BABE RUTH AND THE BASEBALL CURSE

Two nonfiction baseball stories enclosed in one cover should be a winner for newly established readers who are baseball fanatics—unfortunately, it’s not. The first is a thin sketch of the life of The Babe, the Bambino, George Herman Ruth, bad boy turned national hero, a figure larger than life. Too thin, alas: The Babe was so outsized, so personable, so human, and not enough of that comes through in this. The second story is the sad tale of the fall of the Boston Red Sox after The Babe was sold to the hated New York Yankees. Following that fateful event, Boston was in decline for decades as New York was in ascendancy. It’s an exciting story, but Kelly’s writing is flat, dependent on exclamation points and forms of “to get” instead of strong, chewy verbs—lazy and inexcusable writing in a book meant for developing readers. Furthermore, even as the book appears on shelves it is outdated, making no mention of Barry Bonds or of the Red Sox’s ignominious defeat in 2008. Too bad. (Nonfiction. 6-9)

Pub Date: Feb. 24, 2009

ISBN: 978-0-375-85603-7

Page Count: 112

Publisher: Random House

Review Posted Online: May 20, 2010

Kirkus Reviews Issue: Jan. 15, 2009

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26 FAIRMOUNT AVENUE

            The legions of fans who over the years have enjoyed dePaola’s autobiographical picture books will welcome this longer gathering of reminiscences.  Writing in an authentically childlike voice, he describes watching the new house his father was building go up despite a succession of disasters, from a brush fire to the hurricane of 1938.  Meanwhile, he also introduces family, friends, and neighbors, adds Nana Fall River to his already well-known Nana Upstairs and Nana Downstairs, remembers his first day of school (“ ‘ When do we learn to read?’  I asked.  ‘Oh, we don’t learn how to read in kindergarten.  We learn to read next year, in first grade.’  ‘Fine,’ I said.  ‘I’ll be back next year.’  And I walked right out of school.”), recalls holidays, and explains his indignation when the plot of Disney’s “Snow White” doesn’t match the story he knows.  Generously illustrated with vignettes and larger scenes, this cheery, well-knit narrative proves that an old dog can learn new tricks, and learn them surpassingly well.  (Autobiography.  7-9)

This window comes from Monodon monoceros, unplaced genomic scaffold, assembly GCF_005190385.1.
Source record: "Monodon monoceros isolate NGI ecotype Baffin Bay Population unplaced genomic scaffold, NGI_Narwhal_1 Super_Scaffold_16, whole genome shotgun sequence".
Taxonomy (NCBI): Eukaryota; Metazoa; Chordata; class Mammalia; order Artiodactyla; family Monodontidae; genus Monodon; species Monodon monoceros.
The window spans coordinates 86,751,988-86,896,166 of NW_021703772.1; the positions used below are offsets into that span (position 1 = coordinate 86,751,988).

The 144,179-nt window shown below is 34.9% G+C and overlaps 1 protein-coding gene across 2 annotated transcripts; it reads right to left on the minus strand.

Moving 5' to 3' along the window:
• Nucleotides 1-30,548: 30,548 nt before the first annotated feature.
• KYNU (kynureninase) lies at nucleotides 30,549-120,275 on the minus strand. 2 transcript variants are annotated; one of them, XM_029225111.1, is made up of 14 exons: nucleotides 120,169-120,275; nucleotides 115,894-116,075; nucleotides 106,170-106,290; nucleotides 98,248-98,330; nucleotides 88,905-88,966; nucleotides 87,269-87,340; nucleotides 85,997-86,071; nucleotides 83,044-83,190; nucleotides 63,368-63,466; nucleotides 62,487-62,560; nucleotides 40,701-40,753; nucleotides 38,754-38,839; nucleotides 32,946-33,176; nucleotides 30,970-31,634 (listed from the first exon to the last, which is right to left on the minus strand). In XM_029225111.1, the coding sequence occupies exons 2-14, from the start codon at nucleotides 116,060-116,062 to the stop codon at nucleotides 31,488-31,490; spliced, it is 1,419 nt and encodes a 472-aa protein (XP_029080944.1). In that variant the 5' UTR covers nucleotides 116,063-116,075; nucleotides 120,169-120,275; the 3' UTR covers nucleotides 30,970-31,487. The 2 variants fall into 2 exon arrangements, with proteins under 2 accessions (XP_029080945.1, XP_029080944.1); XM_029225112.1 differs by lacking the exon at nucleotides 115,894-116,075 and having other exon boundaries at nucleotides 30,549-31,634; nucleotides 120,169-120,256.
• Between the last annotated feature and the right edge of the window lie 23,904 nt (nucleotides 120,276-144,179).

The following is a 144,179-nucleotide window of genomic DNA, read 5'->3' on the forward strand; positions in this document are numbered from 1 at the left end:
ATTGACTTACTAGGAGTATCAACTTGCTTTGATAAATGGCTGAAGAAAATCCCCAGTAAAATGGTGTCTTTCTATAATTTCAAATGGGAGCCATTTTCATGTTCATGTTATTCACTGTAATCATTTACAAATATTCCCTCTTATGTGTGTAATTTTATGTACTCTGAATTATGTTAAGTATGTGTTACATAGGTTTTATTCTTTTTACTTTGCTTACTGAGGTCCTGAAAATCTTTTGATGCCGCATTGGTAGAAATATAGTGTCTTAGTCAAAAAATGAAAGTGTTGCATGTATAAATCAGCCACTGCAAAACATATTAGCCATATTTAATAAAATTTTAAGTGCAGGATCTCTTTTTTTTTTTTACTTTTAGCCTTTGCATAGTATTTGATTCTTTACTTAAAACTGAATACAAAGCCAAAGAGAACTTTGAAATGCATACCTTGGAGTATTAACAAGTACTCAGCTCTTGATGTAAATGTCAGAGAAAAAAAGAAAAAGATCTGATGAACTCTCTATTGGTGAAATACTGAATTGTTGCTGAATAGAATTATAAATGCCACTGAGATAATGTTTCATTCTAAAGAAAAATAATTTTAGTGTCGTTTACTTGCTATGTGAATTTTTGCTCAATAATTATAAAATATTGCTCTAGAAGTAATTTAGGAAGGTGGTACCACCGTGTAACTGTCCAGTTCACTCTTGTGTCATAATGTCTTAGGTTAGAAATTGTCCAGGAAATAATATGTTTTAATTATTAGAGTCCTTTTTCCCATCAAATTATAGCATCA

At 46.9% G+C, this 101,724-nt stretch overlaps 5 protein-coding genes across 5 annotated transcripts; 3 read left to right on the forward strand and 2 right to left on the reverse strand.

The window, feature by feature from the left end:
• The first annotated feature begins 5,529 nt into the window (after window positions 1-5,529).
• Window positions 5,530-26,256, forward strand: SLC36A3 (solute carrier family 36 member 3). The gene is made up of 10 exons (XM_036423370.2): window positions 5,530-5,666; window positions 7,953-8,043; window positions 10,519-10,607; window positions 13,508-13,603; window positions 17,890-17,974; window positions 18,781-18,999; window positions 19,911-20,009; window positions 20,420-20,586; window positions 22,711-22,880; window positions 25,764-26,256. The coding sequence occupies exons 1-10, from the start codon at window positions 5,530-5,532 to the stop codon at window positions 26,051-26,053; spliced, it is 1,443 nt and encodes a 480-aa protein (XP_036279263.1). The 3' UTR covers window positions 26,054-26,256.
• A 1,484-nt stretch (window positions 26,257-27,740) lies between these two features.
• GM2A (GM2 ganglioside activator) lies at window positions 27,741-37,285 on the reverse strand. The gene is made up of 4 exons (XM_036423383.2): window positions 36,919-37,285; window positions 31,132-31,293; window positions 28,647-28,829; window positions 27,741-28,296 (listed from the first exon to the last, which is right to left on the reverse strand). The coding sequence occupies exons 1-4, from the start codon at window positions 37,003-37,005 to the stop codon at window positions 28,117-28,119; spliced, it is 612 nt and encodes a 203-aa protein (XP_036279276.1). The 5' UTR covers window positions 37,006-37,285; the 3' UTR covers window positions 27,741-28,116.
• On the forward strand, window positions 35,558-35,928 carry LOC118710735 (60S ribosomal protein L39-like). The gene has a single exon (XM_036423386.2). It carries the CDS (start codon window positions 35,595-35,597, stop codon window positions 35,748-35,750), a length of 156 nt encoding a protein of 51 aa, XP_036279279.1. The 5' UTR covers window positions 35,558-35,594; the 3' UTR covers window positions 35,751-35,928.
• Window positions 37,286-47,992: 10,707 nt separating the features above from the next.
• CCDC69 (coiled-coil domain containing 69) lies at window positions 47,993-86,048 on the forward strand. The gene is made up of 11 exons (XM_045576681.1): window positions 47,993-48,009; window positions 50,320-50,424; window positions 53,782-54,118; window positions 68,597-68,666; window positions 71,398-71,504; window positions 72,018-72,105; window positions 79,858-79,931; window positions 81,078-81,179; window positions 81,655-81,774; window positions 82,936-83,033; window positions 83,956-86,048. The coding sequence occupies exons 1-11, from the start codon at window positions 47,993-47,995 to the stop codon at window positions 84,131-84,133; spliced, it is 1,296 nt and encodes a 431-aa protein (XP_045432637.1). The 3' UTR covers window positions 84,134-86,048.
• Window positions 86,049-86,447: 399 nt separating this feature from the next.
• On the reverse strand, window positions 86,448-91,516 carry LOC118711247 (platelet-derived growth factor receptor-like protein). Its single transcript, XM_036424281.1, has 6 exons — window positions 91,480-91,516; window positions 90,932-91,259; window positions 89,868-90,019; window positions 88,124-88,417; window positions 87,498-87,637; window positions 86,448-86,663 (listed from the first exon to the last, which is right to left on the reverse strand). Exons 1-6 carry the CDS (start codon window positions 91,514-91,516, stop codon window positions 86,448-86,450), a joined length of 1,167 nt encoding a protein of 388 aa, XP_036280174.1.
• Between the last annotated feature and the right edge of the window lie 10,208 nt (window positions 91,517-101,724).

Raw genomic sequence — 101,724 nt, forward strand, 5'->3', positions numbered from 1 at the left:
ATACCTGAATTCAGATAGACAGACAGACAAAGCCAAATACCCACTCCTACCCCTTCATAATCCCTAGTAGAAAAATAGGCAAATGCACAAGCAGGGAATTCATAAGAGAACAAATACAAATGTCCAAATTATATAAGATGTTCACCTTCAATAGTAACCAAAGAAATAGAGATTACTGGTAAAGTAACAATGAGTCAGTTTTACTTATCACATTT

Pub Date: April 1, 1999

ISBN: 0-399-23246-X

Page Count: 58

Publisher: Putnam

Review Posted Online: May 20, 2010

Kirkus Reviews Issue: April 15, 1999

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SAINT VALENTINE

The most interesting feature of this retelling of a story about a saint martyred in A.D. 270 is the art, a meticulous re- creation of the medium of its subject's period. Using thousands of tiny, rectangular pieces resembling tiles, Sabuda replicates the effect of Roman mosaics. His simple designs and harmonious, gently muted colors are pleasing, and he achieves surprising subtleties of expression, considering the intractability of the medium. Actually, the illustrations work even better from a slight distance (as with a group), so that the demarcations between the tiny pieces are less predominant. The technique, which tends to congeal the action, makes relatively undramatic illustrations; still, it's a fascinating experiment that brings the ancient world to life by paying tribute to its art rather than by picturing it in a modern style. The straightforward narrative centers on Valentine as a physician whose ointment restores the sight of a jailer's blind daughter, long the saint's friend. It's implied that the long-awaited cure takes place at the moment of his offstage death; the story ends with the joy of the child's renewed vision. An unusual and attractive rendition. Historical note. (Nonfiction/Picture book. 6-9)

Pub Date: Oct. 30, 1992

ISBN: 0-689-31762-X

Page Count: 32

Publisher: Atheneum

Review Posted Online: May 20, 2010

Kirkus Reviews Issue: Nov. 15, 1992

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